Although using these practices to dilute votes based on race is technically illegal, the Shelby County decision made it much easier to do so and evade legal scrutiny, in that it freed nine states (with disturbingly well-documented histories of disenfranchising voters based on race) of the obligation of clearing changes to their election procedure with the United States Attorney General prior to implementing them. Those histories include Arizona creating a literacy test in an effort to disenfranchise 100,000 new Hispanic citizens; Texas embracing a poll tax; and Mississippi adopting the “Grandfather Clause” granting the right to vote only to those whose grandfathers had been eligible to vote before the Civil War.
The kind of federal oversight that Sections 4 and 5 of the Voting Rights Act provided before Shelby County was critical to preventing the continued creation of these types of laws, as well as their result, which was to disenfranchise voters based on race. This was especially important given that the Elections Clause of the U.S. Constitution—Article I, §4, Clause 1—otherwise grants the states the primary authority to regulate the “times, places, and manner” of holding elections. Through this Constitution-given power, states can do things such as require people to register to vote, mandate the polling place at which they can vote, and determine absentee voting eligibility and requirements. In a post-Shelby County world, all of this happens with very little federal oversight.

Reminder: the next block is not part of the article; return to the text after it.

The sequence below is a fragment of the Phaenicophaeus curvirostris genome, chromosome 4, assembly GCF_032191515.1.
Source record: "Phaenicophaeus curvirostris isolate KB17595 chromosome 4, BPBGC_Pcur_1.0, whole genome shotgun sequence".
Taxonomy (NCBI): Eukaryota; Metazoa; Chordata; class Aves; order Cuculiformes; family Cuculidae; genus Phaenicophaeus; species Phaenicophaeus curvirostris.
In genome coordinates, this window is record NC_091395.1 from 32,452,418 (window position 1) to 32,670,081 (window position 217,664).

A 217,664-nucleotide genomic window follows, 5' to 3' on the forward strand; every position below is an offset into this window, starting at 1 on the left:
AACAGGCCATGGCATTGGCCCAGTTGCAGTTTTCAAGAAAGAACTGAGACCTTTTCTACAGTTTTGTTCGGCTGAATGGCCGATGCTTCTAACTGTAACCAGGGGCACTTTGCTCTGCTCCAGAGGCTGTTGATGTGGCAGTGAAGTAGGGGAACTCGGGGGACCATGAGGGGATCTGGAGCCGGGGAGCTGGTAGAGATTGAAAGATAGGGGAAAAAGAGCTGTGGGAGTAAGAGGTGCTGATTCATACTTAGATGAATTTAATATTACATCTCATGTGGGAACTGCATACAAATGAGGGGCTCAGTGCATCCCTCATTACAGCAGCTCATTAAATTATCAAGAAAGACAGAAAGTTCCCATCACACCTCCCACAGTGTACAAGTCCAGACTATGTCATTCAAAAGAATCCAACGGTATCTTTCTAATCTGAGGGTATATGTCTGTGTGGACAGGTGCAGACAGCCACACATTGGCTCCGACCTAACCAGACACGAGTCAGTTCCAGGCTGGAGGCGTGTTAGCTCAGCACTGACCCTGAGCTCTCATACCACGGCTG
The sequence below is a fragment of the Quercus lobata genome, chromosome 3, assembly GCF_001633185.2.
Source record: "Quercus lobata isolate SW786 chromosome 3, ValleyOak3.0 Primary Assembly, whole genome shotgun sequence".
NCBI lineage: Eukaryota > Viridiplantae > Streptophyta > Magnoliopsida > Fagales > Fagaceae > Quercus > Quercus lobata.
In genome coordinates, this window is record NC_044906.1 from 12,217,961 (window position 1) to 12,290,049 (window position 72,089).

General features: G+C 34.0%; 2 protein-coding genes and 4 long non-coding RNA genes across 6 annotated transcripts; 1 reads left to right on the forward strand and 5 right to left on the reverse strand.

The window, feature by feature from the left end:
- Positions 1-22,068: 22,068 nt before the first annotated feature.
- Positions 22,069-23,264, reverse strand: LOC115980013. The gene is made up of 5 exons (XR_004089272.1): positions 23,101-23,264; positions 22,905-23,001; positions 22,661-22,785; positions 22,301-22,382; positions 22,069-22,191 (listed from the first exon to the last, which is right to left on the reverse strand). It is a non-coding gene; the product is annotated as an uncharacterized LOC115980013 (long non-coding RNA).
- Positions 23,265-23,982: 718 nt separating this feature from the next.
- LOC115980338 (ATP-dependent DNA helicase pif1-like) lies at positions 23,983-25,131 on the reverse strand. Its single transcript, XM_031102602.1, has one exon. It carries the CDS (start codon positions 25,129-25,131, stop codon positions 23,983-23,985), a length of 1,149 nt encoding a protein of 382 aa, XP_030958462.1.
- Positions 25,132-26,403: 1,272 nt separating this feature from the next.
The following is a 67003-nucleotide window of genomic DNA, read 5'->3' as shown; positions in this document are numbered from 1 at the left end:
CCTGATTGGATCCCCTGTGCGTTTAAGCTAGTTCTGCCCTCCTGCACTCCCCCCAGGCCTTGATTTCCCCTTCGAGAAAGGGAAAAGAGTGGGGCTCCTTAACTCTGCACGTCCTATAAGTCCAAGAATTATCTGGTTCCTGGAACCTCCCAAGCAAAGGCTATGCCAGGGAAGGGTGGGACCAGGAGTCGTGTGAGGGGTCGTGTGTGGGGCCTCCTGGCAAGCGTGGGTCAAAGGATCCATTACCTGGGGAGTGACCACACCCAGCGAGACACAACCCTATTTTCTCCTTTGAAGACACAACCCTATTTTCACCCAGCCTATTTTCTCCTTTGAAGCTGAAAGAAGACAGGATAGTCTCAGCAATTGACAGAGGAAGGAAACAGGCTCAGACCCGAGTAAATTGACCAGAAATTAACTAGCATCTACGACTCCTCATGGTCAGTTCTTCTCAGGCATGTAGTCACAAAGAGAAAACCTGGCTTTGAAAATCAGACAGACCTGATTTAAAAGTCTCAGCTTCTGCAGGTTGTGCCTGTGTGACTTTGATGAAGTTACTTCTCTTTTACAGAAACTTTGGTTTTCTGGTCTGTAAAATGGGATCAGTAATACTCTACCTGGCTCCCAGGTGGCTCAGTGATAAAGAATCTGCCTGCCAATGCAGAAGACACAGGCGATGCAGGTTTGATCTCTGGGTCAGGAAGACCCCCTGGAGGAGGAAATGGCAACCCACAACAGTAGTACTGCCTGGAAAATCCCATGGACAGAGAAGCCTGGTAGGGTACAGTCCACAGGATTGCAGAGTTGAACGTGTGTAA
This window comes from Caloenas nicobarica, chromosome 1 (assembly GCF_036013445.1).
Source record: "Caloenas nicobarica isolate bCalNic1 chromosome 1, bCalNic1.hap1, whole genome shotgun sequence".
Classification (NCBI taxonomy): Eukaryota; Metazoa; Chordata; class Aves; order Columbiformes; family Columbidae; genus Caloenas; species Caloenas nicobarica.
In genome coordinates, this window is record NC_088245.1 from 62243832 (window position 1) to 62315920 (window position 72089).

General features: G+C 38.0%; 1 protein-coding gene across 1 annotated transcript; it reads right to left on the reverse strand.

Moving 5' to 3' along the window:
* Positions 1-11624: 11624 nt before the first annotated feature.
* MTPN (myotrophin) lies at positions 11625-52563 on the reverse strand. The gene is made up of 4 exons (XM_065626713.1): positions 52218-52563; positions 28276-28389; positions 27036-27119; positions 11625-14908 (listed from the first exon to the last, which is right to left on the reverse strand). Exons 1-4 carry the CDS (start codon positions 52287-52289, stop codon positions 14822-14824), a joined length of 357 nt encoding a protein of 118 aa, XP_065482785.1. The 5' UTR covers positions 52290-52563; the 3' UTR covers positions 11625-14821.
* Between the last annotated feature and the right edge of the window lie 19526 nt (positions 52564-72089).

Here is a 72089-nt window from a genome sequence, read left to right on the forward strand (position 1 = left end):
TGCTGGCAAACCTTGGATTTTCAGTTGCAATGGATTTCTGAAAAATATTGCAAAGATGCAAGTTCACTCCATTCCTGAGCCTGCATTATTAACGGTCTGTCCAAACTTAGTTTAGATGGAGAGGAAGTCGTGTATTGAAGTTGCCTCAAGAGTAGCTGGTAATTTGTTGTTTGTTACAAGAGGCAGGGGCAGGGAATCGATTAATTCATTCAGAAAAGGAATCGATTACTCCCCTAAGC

As if to add insult to injury, six years after Shelby County, the Supreme Court decided Rucho and held that it would not intervene to stop the kind of partisan gerrymandering that Representative Lewis spearheaded in North Carolina. Given the large overlap between Democratic voters and non-white voters, it is immensely difficult to distinguish these partisan gerrymanders—which are (alarmingly) permissible—from racial gerrymanders—which are not.
So, where does this leave us, and what do we do about it? It leaves us inches away from a world where the David Lewis’s of your state have the power to overshadow the voices of the people they are supposed to represent and to engineer elections to meet their own partisan aims. It leaves us inches away from a world where your vote may not technically be denied, but it could be diluted, and the law will not be there to protect you. And it leaves us inches away from a world where the “one person, one vote” principle that the Court announced in Reynolds v. Sims and Baker v. Carr becomes nothing more than a phrase to describe the kind of representative democracy that we hoped to call our own but never fought hard enough to actually possess.